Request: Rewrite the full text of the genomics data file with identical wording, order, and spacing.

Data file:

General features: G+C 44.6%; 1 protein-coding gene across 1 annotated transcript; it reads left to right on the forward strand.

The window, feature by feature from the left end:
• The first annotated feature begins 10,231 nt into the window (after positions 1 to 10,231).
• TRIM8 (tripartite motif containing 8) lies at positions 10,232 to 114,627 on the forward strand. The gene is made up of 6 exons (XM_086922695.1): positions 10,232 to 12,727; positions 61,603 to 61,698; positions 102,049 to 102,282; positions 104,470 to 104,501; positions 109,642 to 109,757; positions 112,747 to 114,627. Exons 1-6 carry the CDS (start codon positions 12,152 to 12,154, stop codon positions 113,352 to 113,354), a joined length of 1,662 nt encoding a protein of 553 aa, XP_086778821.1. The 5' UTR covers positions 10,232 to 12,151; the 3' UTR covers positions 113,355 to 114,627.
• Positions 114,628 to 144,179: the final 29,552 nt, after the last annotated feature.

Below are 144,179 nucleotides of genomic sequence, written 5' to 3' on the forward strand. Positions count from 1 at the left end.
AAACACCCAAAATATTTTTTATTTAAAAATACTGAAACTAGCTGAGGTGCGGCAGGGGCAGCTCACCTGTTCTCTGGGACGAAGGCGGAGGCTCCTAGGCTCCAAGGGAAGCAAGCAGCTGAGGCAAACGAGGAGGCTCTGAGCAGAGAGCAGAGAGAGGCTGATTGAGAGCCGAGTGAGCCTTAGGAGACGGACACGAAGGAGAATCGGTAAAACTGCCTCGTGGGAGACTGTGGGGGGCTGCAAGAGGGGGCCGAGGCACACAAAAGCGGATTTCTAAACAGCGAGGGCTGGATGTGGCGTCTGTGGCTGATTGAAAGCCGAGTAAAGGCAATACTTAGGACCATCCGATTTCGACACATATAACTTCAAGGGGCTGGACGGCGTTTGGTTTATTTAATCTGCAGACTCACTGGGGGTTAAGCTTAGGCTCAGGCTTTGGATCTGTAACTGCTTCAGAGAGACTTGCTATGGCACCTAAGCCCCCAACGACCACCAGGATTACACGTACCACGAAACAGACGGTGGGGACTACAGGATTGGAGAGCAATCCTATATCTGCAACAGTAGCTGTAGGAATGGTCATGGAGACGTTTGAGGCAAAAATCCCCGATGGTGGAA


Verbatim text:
General features: G+C 44.6%; 1 protein-coding gene across 1 annotated transcript; it reads left to right on the forward strand.

The window, feature by feature from the left end:
• The first annotated feature begins 10,231 nt into the window (after positions 1 to 10,231).
• TRIM8 (tripartite motif containing 8) lies at positions 10,232 to 114,627 on the forward strand. The gene is made up of 6 exons (XM_086922695.1): positions 10,232 to 12,727; positions 61,603 to 61,698; positions 102,049 to 102,282; positions 104,470 to 104,501; positions 109,642 to 109,757; positions 112,747 to 114,627. Exons 1-6 carry the CDS (start codon positions 12,152 to 12,154, stop codon positions 113,352 to 113,354), a joined length of 1,662 nt encoding a protein of 553 aa, XP_086778821.1. The 5' UTR covers positions 10,232 to 12,151; the 3' UTR covers positions 113,355 to 114,627.
• Positions 114,628 to 144,179: the final 29,552 nt, after the last annotated feature.

Below are 144,179 nucleotides of genomic sequence, written 5' to 3' on the forward strand. Positions count from 1 at the left end.
AAACACCCAAAATATTTTTTATTTAAAAATACTGAAACTAGCTGAGGTGCGGCAGGGGCAGCTCACCTGTTCTCTGGGACGAAGGCGGAGGCTCCTAGGCTCCAAGGGAAGCAAGCAGCTGAGGCAAACGAGGAGGCTCTGAGCAGAGAGCAGAGAGAGGCTGATTGAGAGCCGAGTGAGCCTTAGGAGACGGACACGAAGGAGAATCGGTAAAACTGCCTCGTGGGAGACTGTGGGGGGCTGCAAGAGGGGGCCGAGGCACACAAAAGCGGATTTCTAAACAGCGAGGGCTGGATGTGGCGTCTGTGGCTGATTGAAAGCCGAGTAAAGGCAATACTTAGGACCATCCGATTTCGACACATATAACTTCAAGGGGCTGGACGGCGTTTGGTTTATTTAATCTGCAGACTCACTGGGGGTTAAGCTTAGGCTCAGGCTTTGGATCTGTAACTGCTTCAGAGAGACTTGCTATGGCACCTAAGCCCCCAACGACCACCAGGATTACACGTACCACGAAACAGACGGTGGGGACTACAGGATTGGAGAGCAATCCTATATCTGCAACAGTAGCTGTAGGAATGGTCATGGAGACGTTTGAGGCAAAAATCCCCGATGGTGGAA